Yi-Zhen Yu and Jun-Xia Shi examined the effects of testosterone and cortisol hormone levels in saliva to examine whether the endocrinal factors contribute to the aggressive behaviour in adolescents.  Their study included the participation of 20 aggressive youth, which was made up of 10 males and 10 females, as well as 20 non- aggressive students. The 40 participants were selected from a population of 1051 students all of whom were between the ages of 11- 16 years of age and from the province of Hubei in China. The groups were then further divided by age, gender, stage of pubertal development and economic status of their families. Once selected Yu and Shi evaluated aggressive behaviours using child behaviour check list (CBCL), along with a parent questionnaire. The use of the CBCL allowed the researchers to adhere to a standardized evaluation technique, consisting of the evaluation of behavioral problems and social competencies based on the reports from people who know the child well. The checklist allowed the researchers to examine a broad range of emotional and behavioral problems and identify two major groups of problem children- those that internalize problems (inhibited behaviour) and those that externalize problems (aggressive behaviour) (Yu & Shi, 2009). Using the questionnaire taken by the child’s guardian along with the rest of the CBCL, Yu and Shi were able to calculate a score for aggression. An aggressive child in this study was defined as having a score that was above or equal to China’s norms. In this case, for male an aggressive student was considered aggressive if their score was above 18, while for females the score had to be 17 or above. Yu and Shi also collected saliva samples from each individual, all at the same point during the day. The collected sample from each participant was examined and tested for the cortisol (CORT), testosterone (T) and growth hormones (GH) using radioimmunoassay, which measures the levels of each hormone. After testing was complete, Yu and Shi were able to compare the results from both groups to determine whether increased levels of the hormones were a contributing factor towards displays of aggressive behaviour.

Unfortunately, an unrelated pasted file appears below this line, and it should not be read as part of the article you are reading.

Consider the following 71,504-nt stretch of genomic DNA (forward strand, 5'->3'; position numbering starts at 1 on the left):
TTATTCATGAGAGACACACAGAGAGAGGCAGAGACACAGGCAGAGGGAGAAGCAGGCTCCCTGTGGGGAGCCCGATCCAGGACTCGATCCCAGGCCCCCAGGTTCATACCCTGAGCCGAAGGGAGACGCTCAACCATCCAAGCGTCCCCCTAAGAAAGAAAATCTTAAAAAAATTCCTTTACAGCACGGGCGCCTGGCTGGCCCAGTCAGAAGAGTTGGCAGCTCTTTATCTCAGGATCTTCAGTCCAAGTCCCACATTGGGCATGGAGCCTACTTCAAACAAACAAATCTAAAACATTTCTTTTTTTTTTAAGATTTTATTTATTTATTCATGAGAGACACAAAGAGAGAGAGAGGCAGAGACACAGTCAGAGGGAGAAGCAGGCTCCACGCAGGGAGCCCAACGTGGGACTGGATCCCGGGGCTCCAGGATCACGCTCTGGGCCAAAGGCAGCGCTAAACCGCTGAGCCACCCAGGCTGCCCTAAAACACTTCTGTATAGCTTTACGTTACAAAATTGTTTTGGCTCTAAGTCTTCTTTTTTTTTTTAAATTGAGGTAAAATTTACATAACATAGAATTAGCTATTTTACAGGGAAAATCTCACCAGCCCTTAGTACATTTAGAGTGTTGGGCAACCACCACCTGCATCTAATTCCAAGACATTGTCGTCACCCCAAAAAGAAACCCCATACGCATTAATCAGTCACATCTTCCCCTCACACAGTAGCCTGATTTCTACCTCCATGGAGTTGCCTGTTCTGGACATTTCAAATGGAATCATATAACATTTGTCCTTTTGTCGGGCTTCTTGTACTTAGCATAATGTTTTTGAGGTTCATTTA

Richard Tremblay and his colleagues focused on identifying the associations between testosterone level, physical development and a concurrent assessment of antisocial behaviour (Tremblay, Schaal, Boulerice, Arseneault, Soussignan, and Paquette, 1998). The subjects involved were made up of 1161 caucasian males with the mean age sitting at around 6.12 years. All the subjects chosen were from low socioeconomic areas in Montreal. For 57 of the boys who were between the ages of 12 and 13, data on testosterone, physical aggression and social dominance was available to use (Tremblay et. al., 1998).  For behavioral measures, behaviour assessments were obtained from the children’s teachers at the ages of 6,10,11 and 12 years, from peers at 10,11 and 12 and from the boys themselves at 10, 11, 12, and 13 years of age. The teacher’s ratings were obtained using a Social Behaviour Questionnaire (SBQ) and scored on a three level scale consisting of “does not apply”, “applies sometimes” and “frequently applies” (Tremblay et. al., 1998).  Two types of aggression- physical and opposition scores were derived from items such as “blames others”, “disobedient” and “fights”. The range of the scores for physical aggression was from 0-6 and for opposition aggression it was from 0-10. This testing was done at the end of every school year for the ages of 6,10,11 and 12 years of age. For peer ratings, Tremblay and his colleagues used the Pupil Evaluation Inventory that was used at ages 10,11 and 12. The evaluation involved each child in a class to nominate four students who fit the criteria for each item described on the questionnaire. From the questionnaire a score was derived that represented physical aggression. This score was generated from two criterions out of the thirty-five that were “those who start a fight over nothing” and “those that say they can beat everybody” (Tremblay et. al., 1998). For the self-assessments the boys answered a 27-item delinquency questionnaire at the ages of 10, 11, 12 and 13 years of age (Tremblay et. al., 1998).  The questionnaire was made up of a four point rating scale (never, once, twice or often). Questions that were asked included  “steals objects worth more than $10 in school”, “get drunk”, “set a fire”, “carries a weapon” and “takes money from home” (Tremblay et. al., 1998).  The score from the 27 questions were used to obtain a self-reported physical aggression score. Hormonal measures were also obtained for the boys at the ages of 11,12, and 13 years of age. Saliva samples taken at three consistent times (8:30, 10 and 13:00 o’clock) were used to measure testosterone levels. The samples were then subjected to radioimmunoassay testing to obtain the testosterone levels of the boys. The testosterone levels in boys who were 11 years of age did not have a high enough detection limit and therefore their saliva sample was excluded in later statistical analyses.  Physical measures included in the study involved height, wrist, weight and head circumferences for boys between the ages of 12 and 13.